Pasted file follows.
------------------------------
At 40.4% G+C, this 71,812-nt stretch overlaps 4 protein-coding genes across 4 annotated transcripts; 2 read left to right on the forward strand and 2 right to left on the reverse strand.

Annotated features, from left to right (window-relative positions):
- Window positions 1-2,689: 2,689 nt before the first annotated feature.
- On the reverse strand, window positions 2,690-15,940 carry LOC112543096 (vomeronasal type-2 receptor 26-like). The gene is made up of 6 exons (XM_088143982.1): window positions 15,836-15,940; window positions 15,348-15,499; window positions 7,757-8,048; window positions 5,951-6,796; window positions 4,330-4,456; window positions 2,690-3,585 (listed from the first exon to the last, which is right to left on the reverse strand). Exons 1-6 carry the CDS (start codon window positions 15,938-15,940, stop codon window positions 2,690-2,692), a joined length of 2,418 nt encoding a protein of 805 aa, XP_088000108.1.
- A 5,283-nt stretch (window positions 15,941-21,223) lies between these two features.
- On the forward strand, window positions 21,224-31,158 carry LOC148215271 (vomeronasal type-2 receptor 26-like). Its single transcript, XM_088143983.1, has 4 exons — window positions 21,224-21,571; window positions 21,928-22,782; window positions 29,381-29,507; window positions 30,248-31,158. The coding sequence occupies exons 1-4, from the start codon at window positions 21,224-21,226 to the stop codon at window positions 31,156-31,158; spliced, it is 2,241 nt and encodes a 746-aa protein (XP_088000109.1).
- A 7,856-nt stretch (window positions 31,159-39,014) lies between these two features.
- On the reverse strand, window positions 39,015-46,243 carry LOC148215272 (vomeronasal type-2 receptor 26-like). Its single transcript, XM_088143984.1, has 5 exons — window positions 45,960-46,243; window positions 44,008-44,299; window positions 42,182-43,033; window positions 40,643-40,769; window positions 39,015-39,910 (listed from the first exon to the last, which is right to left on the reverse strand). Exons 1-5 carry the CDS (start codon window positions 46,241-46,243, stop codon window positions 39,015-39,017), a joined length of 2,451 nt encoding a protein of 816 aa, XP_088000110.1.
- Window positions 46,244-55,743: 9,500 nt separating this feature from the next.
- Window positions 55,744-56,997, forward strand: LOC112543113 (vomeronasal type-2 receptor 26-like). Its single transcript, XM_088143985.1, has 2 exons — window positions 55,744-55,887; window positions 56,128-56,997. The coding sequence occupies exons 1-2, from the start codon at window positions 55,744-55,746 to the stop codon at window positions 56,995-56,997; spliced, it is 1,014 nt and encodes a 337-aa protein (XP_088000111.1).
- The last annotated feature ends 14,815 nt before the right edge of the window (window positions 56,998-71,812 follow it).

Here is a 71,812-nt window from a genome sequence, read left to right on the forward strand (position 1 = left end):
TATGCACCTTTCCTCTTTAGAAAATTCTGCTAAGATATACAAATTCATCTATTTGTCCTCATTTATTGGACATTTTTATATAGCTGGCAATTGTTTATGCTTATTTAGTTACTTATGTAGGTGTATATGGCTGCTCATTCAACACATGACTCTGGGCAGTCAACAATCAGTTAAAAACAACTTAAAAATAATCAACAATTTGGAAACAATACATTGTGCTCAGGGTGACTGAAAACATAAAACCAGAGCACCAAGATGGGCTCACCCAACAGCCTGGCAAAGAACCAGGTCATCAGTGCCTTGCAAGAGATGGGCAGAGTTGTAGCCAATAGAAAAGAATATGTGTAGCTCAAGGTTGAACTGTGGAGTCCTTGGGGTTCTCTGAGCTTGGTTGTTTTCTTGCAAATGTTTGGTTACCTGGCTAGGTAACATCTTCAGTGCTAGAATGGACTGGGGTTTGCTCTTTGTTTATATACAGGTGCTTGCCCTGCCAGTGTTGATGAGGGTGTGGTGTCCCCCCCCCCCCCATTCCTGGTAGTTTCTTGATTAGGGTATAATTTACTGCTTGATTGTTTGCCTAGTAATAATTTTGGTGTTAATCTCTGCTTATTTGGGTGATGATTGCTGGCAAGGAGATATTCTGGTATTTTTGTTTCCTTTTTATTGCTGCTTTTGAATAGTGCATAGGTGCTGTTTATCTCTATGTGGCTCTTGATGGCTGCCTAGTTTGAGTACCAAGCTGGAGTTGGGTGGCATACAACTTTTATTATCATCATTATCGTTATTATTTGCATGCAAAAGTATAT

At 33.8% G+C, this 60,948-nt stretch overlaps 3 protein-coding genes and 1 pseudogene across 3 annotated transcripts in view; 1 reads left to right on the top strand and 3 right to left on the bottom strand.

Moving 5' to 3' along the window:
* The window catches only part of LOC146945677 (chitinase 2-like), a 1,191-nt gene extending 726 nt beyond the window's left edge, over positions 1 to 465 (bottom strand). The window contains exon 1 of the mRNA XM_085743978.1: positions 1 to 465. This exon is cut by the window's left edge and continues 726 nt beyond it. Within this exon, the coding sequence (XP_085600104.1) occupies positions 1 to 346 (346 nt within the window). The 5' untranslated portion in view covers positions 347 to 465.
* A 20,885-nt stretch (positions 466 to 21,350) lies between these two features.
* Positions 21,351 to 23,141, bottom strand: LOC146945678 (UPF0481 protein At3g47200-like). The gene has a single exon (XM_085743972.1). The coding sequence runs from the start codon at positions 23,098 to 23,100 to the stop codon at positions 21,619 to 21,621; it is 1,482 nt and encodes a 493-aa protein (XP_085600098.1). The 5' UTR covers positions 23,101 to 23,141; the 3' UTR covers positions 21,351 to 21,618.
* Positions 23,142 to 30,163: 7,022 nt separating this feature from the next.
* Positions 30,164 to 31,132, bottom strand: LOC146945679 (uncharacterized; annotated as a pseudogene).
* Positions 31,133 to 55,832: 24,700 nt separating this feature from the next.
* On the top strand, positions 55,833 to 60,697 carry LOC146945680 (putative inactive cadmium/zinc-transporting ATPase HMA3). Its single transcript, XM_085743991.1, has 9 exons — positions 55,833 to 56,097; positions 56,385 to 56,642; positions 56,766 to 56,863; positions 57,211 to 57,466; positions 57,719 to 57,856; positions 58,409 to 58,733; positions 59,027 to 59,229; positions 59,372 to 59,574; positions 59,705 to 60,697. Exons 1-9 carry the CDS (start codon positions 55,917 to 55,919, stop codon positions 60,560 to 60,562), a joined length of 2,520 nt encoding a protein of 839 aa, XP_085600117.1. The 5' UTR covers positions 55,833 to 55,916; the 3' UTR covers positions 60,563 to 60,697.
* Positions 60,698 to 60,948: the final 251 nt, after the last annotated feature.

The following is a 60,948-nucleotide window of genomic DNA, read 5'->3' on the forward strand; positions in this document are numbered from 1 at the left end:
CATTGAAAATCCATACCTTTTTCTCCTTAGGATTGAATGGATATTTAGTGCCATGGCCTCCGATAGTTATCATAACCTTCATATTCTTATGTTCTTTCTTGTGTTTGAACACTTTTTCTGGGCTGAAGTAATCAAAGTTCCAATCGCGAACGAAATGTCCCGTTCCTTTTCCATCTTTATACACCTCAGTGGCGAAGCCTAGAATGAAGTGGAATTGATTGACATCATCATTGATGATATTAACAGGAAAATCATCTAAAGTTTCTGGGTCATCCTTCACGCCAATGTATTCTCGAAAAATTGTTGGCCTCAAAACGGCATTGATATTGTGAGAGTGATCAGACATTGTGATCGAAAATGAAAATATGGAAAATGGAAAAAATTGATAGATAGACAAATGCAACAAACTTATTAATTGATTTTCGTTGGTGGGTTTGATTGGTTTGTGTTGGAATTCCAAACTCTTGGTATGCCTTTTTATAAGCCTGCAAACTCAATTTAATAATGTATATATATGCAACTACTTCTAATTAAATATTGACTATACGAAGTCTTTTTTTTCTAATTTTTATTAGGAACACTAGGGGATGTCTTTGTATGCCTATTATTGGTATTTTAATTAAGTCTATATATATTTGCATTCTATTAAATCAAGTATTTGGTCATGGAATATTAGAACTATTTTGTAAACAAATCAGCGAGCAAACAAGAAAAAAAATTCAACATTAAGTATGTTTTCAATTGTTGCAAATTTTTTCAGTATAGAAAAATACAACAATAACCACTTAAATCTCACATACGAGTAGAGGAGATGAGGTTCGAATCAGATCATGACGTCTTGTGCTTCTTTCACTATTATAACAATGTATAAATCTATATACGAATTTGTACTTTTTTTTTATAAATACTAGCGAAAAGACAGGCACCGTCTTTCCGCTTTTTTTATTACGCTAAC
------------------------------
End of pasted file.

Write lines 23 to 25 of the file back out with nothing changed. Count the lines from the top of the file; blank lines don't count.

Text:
* Positions 60,698 to 60,948: the final 251 nt, after the last annotated feature.

The following is a 60,948-nucleotide window of genomic DNA, read 5'->3' on the forward strand; positions in this document are numbered from 1 at the left end:
CATTGAAAATCCATACCTTTTTCTCCTTAGGATTGAATGGATATTTAGTGCCATGGCCTCCGATAGTTATCATAACCTTCATATTCTTATGTTCTTTCTTGTGTTTGAACACTTTTTCTGGGCTGAAGTAATCAAAGTTCCAATCGCGAACGAAATGTCCCGTTCCTTTTCCATCTTTATACACCTCAGTGGCGAAGCCTAGAATGAAGTGGAATTGATTGACATCATCATTGATGATATTAACAGGAAAATCATCTAAAGTTTCTGGGTCATCCTTCACGCCAATGTATTCTCGAAAAATTGTTGGCCTCAAAACGGCATTGATATTGTGAGAGTGATCAGACATTGTGATCGAAAATGAAAATATGGAAAATGGAAAAAATTGATAGATAGACAAATGCAACAAACTTATTAATTGATTTTCGTTGGTGGGTTTGATTGGTTTGTGTTGGAATTCCAAACTCTTGGTATGCCTTTTTATAAGCCTGCAAACTCAATTTAATAATGTATATATATGCAACTACTTCTAATTAAATATTGACTATACGAAGTCTTTTTTTTCTAATTTTTATTAGGAACACTAGGGGATGTCTTTGTATGCCTATTATTGGTATTTTAATTAAGTCTATATATATTTGCATTCTATTAAATCAAGTATTTGGTCATGGAATATTAGAACTATTTTGTAAACAAATCAGCGAGCAAACAAGAAAAAAAATTCAACATTAAGTATGTTTTCAATTGTTGCAAATTTTTTCAGTATAGAAAAATACAACAATAACCACTTAAATCTCACATACGAGTAGAGGAGATGAGGTTCGAATCAGATCATGACGTCTTGTGCTTCTTTCACTATTATAACAATGTATAAATCTATATACGAATTTGTACTTTTTTTTTATAAATACTAGCGAAAAGACAGGCACCGTCTTTCCGCTTTTTTTATTACGCTAAC